Emma Rowley / Foundry
You can remove the cap at the base of the brush to give the reservoir a proper clean and the set comes with a long brush, designed just for this purpose.
Emma Rowley / Foundry
Soocas claims that the Neos has a whopping 30-day battery life. I didn’t manage to drain it during testing.Performance
Water reservoir lasts around 40 seconds
Three brushing intensities
No pressure sensor
When testing a new product, I always like to see how intuitive it is to use, before referring to the manual. In the case of the Neos, it didn’t come with a manual, so I just started using it.
Long story short – I couldn’t figure out the buttons, water was spraying everywhere and I resorted to the Soocas website.
As it turns out, rather than being function buttons, the top two buttons are for different programmes. I’d guessed that one was for sonic cleaning and one for the water jet. I was wrong. The larger top button is for a complete cleaning programme of sonic brushing, followed by brushing and water flossing.
The smaller second button delivers a shorter (around 30-50 seconds) complete cleaning mode, with both sonic vibrations and water. The length of time depends on how long the water in the reservoir lasts, which will vary based on water jet intensity.
Once filled with water, it weighs 361g/ 12.7oz – which is more than a can of Coke
You can adjust the intensity of the sonic vibrations and water pressure by toggling the yellow key at the base. There are three intensity settings of sonic vibrations and three for water jet intensity.
It’s extremely simple once you know, I thought, while wiping toothpaste and water out of my eyes.
When you use the long programme, the initial dentist-recommended two-minute brushing period is broken up by a change in vibration every thirty seconds, to let you to know to move on to the next quadrant of your mouth.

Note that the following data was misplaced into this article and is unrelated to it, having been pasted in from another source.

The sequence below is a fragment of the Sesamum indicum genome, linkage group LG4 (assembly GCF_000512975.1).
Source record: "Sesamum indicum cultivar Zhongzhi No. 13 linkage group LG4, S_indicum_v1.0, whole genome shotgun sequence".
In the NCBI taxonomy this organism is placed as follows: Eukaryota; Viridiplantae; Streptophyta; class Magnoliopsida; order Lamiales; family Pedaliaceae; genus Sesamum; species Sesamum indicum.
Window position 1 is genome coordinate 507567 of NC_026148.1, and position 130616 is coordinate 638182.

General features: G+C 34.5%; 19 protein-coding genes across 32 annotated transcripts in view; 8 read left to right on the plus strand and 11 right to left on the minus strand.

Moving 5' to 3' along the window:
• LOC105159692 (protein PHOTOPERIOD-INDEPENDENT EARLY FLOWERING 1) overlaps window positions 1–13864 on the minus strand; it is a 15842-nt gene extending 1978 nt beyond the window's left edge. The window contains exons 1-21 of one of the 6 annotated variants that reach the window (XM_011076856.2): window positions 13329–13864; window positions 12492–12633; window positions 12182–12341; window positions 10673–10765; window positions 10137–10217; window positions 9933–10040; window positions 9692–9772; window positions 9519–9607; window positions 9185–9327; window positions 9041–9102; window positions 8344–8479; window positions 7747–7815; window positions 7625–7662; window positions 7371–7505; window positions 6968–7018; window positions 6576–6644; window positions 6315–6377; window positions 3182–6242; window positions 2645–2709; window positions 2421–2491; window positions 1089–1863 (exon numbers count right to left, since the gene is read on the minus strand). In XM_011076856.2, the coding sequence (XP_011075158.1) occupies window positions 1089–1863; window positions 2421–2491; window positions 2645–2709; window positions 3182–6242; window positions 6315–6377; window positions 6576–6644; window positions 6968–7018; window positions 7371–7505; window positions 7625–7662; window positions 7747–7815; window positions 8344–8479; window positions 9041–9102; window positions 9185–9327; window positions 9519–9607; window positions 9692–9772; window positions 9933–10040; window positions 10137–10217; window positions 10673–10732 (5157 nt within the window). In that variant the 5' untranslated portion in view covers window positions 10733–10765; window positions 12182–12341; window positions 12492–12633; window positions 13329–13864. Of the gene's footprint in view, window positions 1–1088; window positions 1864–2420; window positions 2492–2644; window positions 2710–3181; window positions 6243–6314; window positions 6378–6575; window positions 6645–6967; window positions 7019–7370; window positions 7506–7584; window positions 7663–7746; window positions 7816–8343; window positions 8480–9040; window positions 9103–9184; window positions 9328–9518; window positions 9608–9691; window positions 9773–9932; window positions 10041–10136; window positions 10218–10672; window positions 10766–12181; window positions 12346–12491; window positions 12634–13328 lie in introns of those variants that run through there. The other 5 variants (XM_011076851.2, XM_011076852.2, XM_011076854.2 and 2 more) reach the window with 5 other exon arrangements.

After two minutes, there’s a longer and louder alert, to let you know that the water jet is preparing. You’ll then get around 30-50 seconds of jet flossing before the reservoir is emptied.
It would be useful to have a brushing only mode. Although you can stop it before the water jet starts up, or brush with an empty reservoir, sooner or later, you’re going to get sprayed.
That’s because using the water jet is a fairly chaotic process. It’s messier than ordinary brushing and most likely, either yourself or your floor will end up catching a bit of spray. It’s not the sort of brush you’d want to use when you’re all dressed up to give your teeth a quick polish before heading out. This means that you’ll also need a second toothbrush for those occasions.
It’s also far too easy to accidentally press one of the buttons when you’re grappling with its chunky size while brushing. This then means moving the brush out of your mouth to see what you’ve pressed, which is inevitably when you’ll get a water jet in the face.
After using the brush, your teeth will feel very clean. It’s also an easy way to incorporate flossing into your regular dental routine
Still, it’s IPX8 water resistance rated, so you could use it in the shower, although we’d suggest you don’t use it in the bath in case you drop it. It should survive a dunk or two but it won’t if it happens regularly.
The water jet comes from a raised aperture in the middle of the toothbrush bristles. In some respects, this is a perfect design, as it means you can just brush your teeth as usual and the jet will always be pointing in the right direction.